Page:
Maximum Reger – The Last Giant
Fugue State Films. FSFDVD011. 6 DVD. c15h
Johann Baptist Joseph Maximilian (Max) Reger (1873 -1916) is generally best known, if, perhaps, not always best liked, by organists. He is a bit of a love-or-hate composer, his extended and frequently dense organ pieces can be as hard to play as they, arguably, can be to listen to. As a breed, organists tend to concentrate on a composer’s organ music (with the possible exception of Bach) rather than exploring their music for other forces. Reger is one such, along with, for example, the contemporary, but longer-lived French composer Tournemire. If Reger is known at all to non-organists, it is probably through his chamber music. This extraordinary Fugue State Films box set of 6 DVDs, including a three-part documentary ‘The Last Giant’, aims to redress the balance of bringing Reger’s non-organ music and complex life story to organists, and the music of Reger in toto to non-organists who are not familiar with his music. For filmmaker and organist Will Fraser, of Fugue State Films, it is clearly a labour of love.
Paul Hindemith described Reger as the ‘last giant of classical music’. Early on in the documentary, Less than complimentary observations followed by contemporary critics, with whom, in general, Reger had a tricky relationship. “Reger is a sort of a musical cyclops, and strong ugly creature . . . an ogre of composition, a swollen myopic beetle with thick lips and solemn expression.” who, they opined, wrote “Intellectually overthought music of the clever man, largely about nothing“. Another contemporary critic revealed one of the essential quandaries of Reger’s music — “. . . you never know what is coming. One minute he writes like a shrill child, the next as if the performers had gone mad . . . “. Another opined that Reger’s music “Looks like music, sounds like music, it might even taste like music; yet it remains, stubbornly, not music”
The first minute of the documentary reveals something of the contrast and complexity of Reger’s musical life, as an eloquent violin and piano Suite segues into one of his more bombastically monumental organ pieces. Perhaps counterintuitively for an English film, you will need to switch English subtitles on at the start of the documentary DVDs, as much of the film is in German. The documentary is on DVDs 1, 3, and 5, each section lasting about 70 minutes. As a taster, the first 17 minutes of the documentary can be seen here. Those CDs also include full performances of some of the pieces sampled during the documentary. The other DVDs (2, 4 and 6) just contain filmed performances. Depending on your computer’s DVD playing facility, you can skip to the beginning of chapters in the documentary and jump to different tracks in the filmed performances, or scroll through to find a particular passage.
The three-part documentary is divided into chapters that run chronologically, starting after an introduction with Youth, Aspiring Composer, Crisis and Outpouring. Reger’s life was complex and, in many respects, sad. An alcoholic, living in complex personal times, his music seems to reflect the various phases of his life – and, to an extent, the complexities of the German-speaking world of the time. The documentary includes extracts of the pieces discussed, each segueing well into the next. It is interesting to see several of Reger’s own manuscripts, with their copious red phrasing and dynamic markings in addition to the copious black musical notes and rather manic crossings out.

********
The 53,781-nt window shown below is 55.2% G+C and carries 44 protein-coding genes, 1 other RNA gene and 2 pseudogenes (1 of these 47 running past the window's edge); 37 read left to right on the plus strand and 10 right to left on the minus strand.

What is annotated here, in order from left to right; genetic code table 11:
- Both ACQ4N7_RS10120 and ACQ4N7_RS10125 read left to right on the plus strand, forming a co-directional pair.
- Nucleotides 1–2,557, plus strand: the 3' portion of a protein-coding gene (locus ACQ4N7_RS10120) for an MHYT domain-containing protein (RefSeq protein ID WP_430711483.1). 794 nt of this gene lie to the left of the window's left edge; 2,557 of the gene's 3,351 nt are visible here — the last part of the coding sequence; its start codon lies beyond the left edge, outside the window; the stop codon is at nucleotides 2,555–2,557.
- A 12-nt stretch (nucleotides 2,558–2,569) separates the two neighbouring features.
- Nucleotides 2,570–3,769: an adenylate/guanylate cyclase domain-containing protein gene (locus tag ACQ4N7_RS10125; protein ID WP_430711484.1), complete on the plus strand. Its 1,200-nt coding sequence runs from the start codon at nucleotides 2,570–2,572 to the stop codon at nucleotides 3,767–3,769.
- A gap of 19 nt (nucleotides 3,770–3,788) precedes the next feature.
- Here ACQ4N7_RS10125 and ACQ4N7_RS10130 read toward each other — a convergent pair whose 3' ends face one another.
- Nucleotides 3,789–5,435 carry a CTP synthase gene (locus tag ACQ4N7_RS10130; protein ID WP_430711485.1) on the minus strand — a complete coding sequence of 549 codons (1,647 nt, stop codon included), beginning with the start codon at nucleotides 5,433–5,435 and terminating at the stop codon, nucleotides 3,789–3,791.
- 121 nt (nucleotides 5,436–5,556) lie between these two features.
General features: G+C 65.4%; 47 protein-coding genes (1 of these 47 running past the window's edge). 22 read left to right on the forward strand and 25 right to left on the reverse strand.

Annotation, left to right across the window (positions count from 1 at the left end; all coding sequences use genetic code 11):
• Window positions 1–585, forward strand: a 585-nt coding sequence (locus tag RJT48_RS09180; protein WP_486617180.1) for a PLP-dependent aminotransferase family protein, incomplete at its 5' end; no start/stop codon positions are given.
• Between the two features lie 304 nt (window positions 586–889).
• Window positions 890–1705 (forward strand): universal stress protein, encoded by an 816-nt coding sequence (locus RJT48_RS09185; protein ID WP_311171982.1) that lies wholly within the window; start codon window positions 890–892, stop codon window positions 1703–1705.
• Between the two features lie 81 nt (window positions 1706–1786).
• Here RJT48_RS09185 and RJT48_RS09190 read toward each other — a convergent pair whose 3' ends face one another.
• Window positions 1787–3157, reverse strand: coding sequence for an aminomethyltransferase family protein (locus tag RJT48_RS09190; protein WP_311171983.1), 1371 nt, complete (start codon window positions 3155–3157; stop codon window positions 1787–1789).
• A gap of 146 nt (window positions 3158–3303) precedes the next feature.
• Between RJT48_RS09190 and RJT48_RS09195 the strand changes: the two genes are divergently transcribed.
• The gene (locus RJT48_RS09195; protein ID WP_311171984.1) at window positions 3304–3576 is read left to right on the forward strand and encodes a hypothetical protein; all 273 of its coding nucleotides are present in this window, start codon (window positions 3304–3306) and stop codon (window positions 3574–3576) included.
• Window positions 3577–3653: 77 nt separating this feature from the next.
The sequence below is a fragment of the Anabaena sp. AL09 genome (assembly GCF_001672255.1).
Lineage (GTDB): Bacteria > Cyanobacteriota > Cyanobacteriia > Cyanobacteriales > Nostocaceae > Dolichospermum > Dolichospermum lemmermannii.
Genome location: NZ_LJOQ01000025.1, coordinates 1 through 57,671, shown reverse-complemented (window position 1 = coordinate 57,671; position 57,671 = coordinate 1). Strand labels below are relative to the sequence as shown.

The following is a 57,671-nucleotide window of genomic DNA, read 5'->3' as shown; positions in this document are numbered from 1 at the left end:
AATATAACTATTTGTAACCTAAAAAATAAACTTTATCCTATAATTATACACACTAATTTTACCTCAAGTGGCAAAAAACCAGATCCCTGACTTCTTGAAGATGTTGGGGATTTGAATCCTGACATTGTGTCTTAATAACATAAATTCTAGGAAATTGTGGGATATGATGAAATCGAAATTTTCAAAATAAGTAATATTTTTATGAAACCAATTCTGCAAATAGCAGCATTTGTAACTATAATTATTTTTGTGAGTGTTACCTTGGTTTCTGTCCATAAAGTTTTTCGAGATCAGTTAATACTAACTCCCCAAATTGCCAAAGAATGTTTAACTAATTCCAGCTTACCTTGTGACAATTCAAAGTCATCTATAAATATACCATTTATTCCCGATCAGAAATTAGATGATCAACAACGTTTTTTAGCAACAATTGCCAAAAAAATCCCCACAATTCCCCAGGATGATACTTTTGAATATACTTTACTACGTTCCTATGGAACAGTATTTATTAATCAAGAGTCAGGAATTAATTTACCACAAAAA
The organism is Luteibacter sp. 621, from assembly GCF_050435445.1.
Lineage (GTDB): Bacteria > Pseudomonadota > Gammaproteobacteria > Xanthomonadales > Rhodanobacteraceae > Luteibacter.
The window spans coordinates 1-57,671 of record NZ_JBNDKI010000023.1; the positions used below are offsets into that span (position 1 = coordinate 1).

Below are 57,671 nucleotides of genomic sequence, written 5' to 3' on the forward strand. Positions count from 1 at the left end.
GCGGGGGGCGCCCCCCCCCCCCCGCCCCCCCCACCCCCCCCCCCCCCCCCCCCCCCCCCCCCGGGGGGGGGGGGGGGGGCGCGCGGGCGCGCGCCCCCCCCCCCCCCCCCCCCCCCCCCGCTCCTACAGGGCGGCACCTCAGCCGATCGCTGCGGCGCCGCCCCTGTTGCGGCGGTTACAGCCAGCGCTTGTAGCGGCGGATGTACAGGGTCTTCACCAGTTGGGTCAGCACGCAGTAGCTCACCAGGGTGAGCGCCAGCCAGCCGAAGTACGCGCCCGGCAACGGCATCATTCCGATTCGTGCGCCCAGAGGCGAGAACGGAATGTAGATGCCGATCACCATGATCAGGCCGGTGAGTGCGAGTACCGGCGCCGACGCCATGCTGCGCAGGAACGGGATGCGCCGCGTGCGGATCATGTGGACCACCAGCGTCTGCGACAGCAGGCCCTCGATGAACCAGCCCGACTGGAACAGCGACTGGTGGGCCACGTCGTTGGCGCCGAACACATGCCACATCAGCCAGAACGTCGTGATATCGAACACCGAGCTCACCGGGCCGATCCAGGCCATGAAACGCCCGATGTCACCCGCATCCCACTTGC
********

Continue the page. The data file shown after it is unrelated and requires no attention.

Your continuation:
With only one exception, all of the many performers and commentators are excellent. Most of them are oblivious to the camera, but one or two are rather too aware of it, notably, a singer who revels in seemingly well-rehearsed and exaggerated facial expressions and other awkwardly applied mannerisms. One of the more irritating of these is the habit of gazing lovingly at the ceiling while singing which, coupled with rather unstable and unfocused singing added to poor enunciation making this the weakest of the performers and commentators. She adopts a rather aloof pose when talking about Reger or feeding questions to the outstanding contributions (in German) from Professor Susanne Popp (pictured below) of the Max-Reger-Institut in Karlsruhe – by far the best commentator and one of the most approachable. Also from the Institut is Dr Jürgen Schaarwächter, another very approachable and knowledgeable commentator, speaking in English. One of the other fine commentators is Will Fraser himself. I particularly liked his description of the Variations and Fugue on an original theme (Op73), perhaps his most radical work.
The three organists are Bernhard Haas, Graham Barber, and Bernhard Buttmann. Haas and Barber contribute important information about the organ and other works in their commentaries. Bernhard Haas brings detailed, if occasionally rather complex thinking about Reger’s music, notably in his analysis of the harmonic language of Op.57, and its relationship to Hungarian music and Schoenberg’s 12-tone style of composition. I liked his comment about it being best to play Reger’s organ music “a bit incorrectly, but with great intensity and emotion“. He also gains my admiration for playing these horrendously complex works from memory. Reger’s registrations instructions are relatively sparse, often only giving pitch indications. But the registrations in all performances all seemed apt and well-suited to the different organs, although I was rather surprised to hear a brief tinkle from glockenspiel in the performance of Op.127 on DVD6.